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Bankruptcy Remedies For Foreclosure

Bankruptcy affords two broad remedies to foreclosure by: (1) discharging mortgage deficiencies; or (2) restructuring mortgage debt.

Chapter 7 bankruptcy permits a debtor to discharge certain debts. If a property is lost through foreclosure, any resulting mortgage deficiency can be discharged in Chapter 7. In the alternative, in most cases a property which is homesteaded may be retained in Chapter 7 so long as the mortgage payments are kept current and the debt is reaffirmed. In this scenario, Chapter 7 also discharges unsecured debt, such as credit cards, thus freeing up funds to keep the mortgage payments current.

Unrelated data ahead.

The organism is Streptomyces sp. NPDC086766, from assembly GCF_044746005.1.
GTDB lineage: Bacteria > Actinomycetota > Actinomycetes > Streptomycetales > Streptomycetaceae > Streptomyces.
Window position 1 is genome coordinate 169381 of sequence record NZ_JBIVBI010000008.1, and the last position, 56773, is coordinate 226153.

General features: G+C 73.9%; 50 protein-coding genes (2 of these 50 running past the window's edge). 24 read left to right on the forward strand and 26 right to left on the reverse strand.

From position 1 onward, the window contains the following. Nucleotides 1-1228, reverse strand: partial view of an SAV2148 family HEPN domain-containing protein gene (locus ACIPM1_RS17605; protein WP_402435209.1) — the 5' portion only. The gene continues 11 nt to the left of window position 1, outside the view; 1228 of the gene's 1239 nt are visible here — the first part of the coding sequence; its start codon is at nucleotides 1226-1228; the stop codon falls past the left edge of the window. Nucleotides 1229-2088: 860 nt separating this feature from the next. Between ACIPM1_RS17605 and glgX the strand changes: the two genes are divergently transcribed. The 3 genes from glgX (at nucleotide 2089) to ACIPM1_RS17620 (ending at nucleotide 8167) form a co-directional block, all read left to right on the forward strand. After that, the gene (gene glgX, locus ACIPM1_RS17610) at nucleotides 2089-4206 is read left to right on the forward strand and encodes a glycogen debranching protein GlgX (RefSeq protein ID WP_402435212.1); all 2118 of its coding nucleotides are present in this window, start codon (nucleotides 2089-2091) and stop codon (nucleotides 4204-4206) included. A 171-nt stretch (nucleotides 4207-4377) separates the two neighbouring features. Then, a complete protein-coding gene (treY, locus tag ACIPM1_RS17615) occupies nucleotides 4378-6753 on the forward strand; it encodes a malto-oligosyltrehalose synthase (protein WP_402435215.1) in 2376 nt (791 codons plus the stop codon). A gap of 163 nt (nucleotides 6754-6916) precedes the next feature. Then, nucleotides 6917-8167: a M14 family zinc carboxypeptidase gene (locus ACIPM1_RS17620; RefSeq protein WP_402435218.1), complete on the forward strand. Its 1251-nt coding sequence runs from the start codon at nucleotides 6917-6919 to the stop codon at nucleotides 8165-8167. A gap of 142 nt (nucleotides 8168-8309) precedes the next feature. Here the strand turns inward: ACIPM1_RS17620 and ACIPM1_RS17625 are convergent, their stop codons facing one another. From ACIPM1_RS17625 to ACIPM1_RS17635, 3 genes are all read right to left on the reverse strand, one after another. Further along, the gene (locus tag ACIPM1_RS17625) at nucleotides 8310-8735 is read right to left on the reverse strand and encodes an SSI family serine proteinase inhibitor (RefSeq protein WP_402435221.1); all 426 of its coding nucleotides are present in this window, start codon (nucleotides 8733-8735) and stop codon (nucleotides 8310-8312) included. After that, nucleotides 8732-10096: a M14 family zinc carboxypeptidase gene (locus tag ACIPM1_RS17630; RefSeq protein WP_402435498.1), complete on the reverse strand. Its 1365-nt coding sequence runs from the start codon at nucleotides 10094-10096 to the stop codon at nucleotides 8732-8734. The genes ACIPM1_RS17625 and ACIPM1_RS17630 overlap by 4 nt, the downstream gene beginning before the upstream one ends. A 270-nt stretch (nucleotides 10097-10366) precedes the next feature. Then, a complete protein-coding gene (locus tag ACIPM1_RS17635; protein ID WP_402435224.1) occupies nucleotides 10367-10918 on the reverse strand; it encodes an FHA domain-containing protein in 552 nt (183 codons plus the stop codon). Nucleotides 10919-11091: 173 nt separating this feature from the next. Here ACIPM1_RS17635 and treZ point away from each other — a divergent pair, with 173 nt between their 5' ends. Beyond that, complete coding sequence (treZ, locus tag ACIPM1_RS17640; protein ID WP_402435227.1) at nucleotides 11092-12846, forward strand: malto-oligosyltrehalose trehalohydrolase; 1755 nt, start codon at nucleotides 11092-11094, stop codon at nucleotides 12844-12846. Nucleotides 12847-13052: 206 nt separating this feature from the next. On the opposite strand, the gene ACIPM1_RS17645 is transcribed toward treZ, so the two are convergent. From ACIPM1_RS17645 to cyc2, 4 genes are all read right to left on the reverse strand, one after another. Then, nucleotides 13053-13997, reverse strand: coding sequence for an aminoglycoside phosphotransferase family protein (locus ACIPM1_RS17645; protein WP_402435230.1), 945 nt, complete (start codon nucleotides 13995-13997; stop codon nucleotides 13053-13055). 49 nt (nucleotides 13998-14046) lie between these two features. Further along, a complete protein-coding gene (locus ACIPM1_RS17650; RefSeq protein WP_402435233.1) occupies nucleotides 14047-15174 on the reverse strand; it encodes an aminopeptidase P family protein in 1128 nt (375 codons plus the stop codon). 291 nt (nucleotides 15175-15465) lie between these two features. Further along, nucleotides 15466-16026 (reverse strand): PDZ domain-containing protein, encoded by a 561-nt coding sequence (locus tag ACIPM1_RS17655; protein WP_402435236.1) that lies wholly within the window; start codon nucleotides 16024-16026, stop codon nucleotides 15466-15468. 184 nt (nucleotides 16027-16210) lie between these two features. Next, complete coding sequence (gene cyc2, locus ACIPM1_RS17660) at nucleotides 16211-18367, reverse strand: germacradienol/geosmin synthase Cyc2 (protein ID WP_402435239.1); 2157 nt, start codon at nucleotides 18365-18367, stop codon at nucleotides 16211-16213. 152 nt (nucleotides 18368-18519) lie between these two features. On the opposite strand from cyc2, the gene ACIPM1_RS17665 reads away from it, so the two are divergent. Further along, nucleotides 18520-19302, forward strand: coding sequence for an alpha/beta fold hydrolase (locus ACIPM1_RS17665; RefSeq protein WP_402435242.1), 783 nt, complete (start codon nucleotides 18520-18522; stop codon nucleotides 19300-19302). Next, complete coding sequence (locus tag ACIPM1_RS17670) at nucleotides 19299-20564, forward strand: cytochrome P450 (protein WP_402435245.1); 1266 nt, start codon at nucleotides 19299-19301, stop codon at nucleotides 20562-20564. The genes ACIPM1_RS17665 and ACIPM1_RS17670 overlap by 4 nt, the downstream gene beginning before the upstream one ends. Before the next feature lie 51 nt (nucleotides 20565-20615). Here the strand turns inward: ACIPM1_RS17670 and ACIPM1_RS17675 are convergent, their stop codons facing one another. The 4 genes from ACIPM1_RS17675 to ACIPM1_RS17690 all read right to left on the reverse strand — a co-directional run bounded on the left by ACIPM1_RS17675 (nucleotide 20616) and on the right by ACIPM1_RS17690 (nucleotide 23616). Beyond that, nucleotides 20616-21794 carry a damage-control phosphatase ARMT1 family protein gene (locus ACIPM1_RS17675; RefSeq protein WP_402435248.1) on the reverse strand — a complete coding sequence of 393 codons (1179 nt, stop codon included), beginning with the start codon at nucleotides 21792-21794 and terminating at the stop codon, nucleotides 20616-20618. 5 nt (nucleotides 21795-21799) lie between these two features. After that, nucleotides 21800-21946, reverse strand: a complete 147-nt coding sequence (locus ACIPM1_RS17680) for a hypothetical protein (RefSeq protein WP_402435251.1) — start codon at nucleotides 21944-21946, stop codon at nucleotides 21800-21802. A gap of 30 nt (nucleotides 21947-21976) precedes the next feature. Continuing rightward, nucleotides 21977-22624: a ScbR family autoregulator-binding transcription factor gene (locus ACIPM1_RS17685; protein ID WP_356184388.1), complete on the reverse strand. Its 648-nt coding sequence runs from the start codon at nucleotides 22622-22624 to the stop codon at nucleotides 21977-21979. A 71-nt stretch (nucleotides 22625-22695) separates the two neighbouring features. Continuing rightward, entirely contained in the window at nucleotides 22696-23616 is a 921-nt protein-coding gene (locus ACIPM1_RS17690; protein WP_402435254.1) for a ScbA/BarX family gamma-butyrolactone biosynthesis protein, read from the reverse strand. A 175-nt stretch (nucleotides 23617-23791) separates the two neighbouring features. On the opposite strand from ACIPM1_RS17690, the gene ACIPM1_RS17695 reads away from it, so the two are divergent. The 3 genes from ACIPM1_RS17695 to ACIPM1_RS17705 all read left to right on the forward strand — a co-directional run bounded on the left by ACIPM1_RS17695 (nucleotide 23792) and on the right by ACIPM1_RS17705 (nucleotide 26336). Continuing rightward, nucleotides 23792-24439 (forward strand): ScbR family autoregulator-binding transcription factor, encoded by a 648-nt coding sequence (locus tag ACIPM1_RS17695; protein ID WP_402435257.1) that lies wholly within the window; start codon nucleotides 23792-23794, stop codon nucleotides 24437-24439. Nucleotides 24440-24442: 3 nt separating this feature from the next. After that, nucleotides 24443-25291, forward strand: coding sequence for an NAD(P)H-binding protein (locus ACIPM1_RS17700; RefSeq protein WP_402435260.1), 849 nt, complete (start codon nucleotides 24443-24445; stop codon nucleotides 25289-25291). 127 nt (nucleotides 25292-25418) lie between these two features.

Chapter 13 bankruptcy allows a debtor to restructure debt through a monthly payment plan which lasts from 3 to 5 years. In the Plan, monthly mortgage payments are resumed and any mortgage arrears are cured over the life of the Plan. Also, a debtor can now attempt a mortgage modification in Chapter 13. In certain instances, a second mortgage can be “stripped” so that it is treated as unsecured debt in the Plan with the remaining balance discharged at the completion of the Plan. Lastly, the filing of a Chapter 7 will temporarily stop a foreclosure action or foreclosure sale, and a successful Chapter 13 filing will halt the foreclosure altogether.